Pentagon unveils nuclear weapons strategy, ending push to cut arsenal

WASHINGTON — The Pentagon released a new nuclear arms policy Friday that calls for the introduction of two new types of weapons, effectively ending Obama-era efforts to reduce the size and scope of the US arsenal and minimize the role of nuclear weapons in defense planning.

Secretary of Defense Jim Mattis said in an introductory note to the new policy — the first update since 2010 — that the changes reflect a need to ‘‘look reality in the eye’’ and ‘‘see the world as it is, not as we wish it to be.’’

The Obama administration’s policy hinged on what the former president called a moral obligation for the United States to lead by example in ridding the world of nuclear weapons. But officials in the Trump administration and the US military argue that Obama’s approach proved overly idealistic, particularly as Russia reemerged as a foe, and failed to persuade US nuclear adversaries to follow suit.


‘‘Over the course of the last several years, Russia and China have been building new types and kinds of nuclear weapons, both delivery systems and actual warheads,’’ Air Force General Paul Selva, vice chairman of the Joint Chiefs of Staff, told journalists earlier this week.

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‘‘We have not, which means the capability of Russian and Chinese nuclear arsenals is actually getting better against ours,’’ Selva said.

The new nuclear weapons policy follows on President Trump’s promise before taking office to expand and strengthen US nuclear capabilities. Trump also vowed during his State of the Union address Tuesday to build a nuclear arsenal ‘‘so strong and powerful that it will deter any acts of aggression.’’

The threats have changed dramatically since the last time the Pentagon updated its nuclear weapons policy, with Russia re-emerging as a geopolitical foe and both Moscow and Beijing investing in their nuclear arsenals.

North Korea, meanwhile, has edged closer to possessing a missile capable of striking the US mainland with a nuclear warhead, bringing the prospect of nuclear war back to the forefront of the American psyche for the first time since the Cold War.


Trump’s perceived volatility has raised more concerns among Americans about the president’s exclusive authority to order a nuclear attack.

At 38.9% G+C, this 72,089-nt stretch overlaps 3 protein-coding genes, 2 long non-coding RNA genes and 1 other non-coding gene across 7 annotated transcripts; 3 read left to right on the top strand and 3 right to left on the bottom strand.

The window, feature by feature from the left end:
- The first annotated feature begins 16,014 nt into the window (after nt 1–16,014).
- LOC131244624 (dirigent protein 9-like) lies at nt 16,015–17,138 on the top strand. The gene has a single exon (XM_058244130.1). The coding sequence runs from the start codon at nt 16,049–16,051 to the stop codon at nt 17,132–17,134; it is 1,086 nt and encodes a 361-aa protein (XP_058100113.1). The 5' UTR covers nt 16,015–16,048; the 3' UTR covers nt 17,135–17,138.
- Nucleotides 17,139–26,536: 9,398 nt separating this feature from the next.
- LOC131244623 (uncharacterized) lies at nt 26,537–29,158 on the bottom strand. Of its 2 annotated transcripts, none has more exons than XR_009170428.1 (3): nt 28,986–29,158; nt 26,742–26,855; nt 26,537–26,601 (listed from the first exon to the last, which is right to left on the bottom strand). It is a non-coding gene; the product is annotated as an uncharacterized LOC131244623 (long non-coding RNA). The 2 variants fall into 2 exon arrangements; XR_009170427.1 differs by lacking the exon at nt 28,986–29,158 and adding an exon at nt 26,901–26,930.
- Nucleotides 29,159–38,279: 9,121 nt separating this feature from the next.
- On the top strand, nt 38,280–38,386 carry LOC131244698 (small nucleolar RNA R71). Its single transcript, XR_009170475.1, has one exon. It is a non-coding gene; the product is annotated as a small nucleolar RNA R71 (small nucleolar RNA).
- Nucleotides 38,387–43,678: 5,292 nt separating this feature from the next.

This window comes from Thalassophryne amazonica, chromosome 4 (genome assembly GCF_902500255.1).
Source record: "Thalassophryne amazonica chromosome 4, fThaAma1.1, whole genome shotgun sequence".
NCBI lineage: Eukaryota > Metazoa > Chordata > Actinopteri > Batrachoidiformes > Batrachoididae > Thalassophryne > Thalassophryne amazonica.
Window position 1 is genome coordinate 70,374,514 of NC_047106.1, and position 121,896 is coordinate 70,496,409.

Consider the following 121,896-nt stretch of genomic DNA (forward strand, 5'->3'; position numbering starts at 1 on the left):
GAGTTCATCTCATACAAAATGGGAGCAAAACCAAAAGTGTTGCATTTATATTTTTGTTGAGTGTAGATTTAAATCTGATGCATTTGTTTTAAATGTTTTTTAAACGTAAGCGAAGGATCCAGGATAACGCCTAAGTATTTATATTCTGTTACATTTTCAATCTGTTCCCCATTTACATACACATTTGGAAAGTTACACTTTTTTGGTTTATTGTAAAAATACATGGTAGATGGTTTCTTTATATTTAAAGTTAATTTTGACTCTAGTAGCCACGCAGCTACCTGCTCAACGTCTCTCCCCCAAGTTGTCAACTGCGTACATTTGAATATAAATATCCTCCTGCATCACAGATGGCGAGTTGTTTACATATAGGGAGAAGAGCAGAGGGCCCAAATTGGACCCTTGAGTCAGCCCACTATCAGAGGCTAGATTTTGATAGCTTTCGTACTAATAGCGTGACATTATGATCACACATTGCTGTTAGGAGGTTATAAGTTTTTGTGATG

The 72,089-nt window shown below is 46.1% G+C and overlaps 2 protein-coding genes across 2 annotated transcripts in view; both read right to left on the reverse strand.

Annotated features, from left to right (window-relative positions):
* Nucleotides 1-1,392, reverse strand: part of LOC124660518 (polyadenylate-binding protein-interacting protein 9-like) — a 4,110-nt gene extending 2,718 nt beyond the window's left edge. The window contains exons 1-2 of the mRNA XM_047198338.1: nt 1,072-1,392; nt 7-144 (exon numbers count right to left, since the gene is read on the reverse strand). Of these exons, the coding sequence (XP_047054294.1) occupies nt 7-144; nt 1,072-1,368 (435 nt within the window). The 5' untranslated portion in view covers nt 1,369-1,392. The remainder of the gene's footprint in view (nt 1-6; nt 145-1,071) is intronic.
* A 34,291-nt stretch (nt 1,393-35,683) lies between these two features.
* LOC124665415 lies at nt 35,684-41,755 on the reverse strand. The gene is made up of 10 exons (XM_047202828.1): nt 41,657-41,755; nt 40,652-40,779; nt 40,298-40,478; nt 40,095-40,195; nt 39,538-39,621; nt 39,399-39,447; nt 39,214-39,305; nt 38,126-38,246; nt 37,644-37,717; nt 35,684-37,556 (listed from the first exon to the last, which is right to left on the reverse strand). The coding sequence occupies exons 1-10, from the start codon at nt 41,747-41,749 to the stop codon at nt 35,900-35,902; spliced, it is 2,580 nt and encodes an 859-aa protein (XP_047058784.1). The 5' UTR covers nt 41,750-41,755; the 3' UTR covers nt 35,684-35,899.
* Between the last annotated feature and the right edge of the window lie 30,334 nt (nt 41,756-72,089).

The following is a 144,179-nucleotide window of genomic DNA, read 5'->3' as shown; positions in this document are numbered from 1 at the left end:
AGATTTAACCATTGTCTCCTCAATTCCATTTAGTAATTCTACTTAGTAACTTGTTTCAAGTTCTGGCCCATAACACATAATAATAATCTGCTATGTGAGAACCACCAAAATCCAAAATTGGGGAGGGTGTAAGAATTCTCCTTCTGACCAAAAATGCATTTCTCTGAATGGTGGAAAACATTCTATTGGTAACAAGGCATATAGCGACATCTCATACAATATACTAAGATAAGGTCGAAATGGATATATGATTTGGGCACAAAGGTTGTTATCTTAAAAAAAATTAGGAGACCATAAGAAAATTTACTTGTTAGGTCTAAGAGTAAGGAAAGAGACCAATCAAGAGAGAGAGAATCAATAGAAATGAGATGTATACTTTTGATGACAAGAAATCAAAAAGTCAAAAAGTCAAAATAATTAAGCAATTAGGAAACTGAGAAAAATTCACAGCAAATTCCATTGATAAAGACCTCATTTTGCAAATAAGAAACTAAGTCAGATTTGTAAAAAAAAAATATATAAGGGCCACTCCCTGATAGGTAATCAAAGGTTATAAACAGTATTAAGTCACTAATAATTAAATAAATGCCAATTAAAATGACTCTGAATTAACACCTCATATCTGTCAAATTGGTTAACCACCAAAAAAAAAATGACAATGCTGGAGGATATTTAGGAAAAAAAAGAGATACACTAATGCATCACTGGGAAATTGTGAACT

The policy unveiled Friday envisions the introduction of so-called ‘‘low-yield nukes’’ on submarine-launched ballistic missiles.

Russia has a large arsenal of small nuclear weapons that the United States mostly lacks. The Pentagon worries that Moscow could seize part or all of a US ally state and then detonate a small nuclear weapon to prevent American troops from coming to the rescue.

Washington would be forced to choose between launching a much-larger-scale nuclear attack on Russia or responding with less serious conventional arms that would make Washington look weak. The Pentagon says it wants a proportionate weapon to match.

A draft of the new policy prompted an outcry from disarmament advocates, who assailed the Trump administration for pursuing what they described as unnecessary new nuclear weapons that could start an arms race.


Critics also accused the Department of Defense of lowering the threshold for what might provoke a US nuclear strike by mentioning cyber attacks in the list of nonnuclear strategic threats.

‘Russia and China have been building new types and kinds of nuclear weapons. . . . We have not.’

With just a week before the Olympic Games begin on the Korean peninsula, Trump on Friday sought to increase pressure on Pyongyang over its nuclear program by consulting with allies and highlighting the human rights abuses suffered by defectors from North Korea.

Also Friday, Trump visited the National Targeting Center of the US Customs and Border Protection department in Sterling, Va. At a meeting with top homeland security officials, the president said their jobs would be ‘‘100 percent easier’’ with the right laws.

Trump said the immigration proposal he has sent to Congress is needed to protect the borders. The White House has proposed creating a path to citizenship for up to 1.8 million young people living in the county illegally. In exchange, it wants billions of dollars for a border wall and dramatic cuts to legal immigration.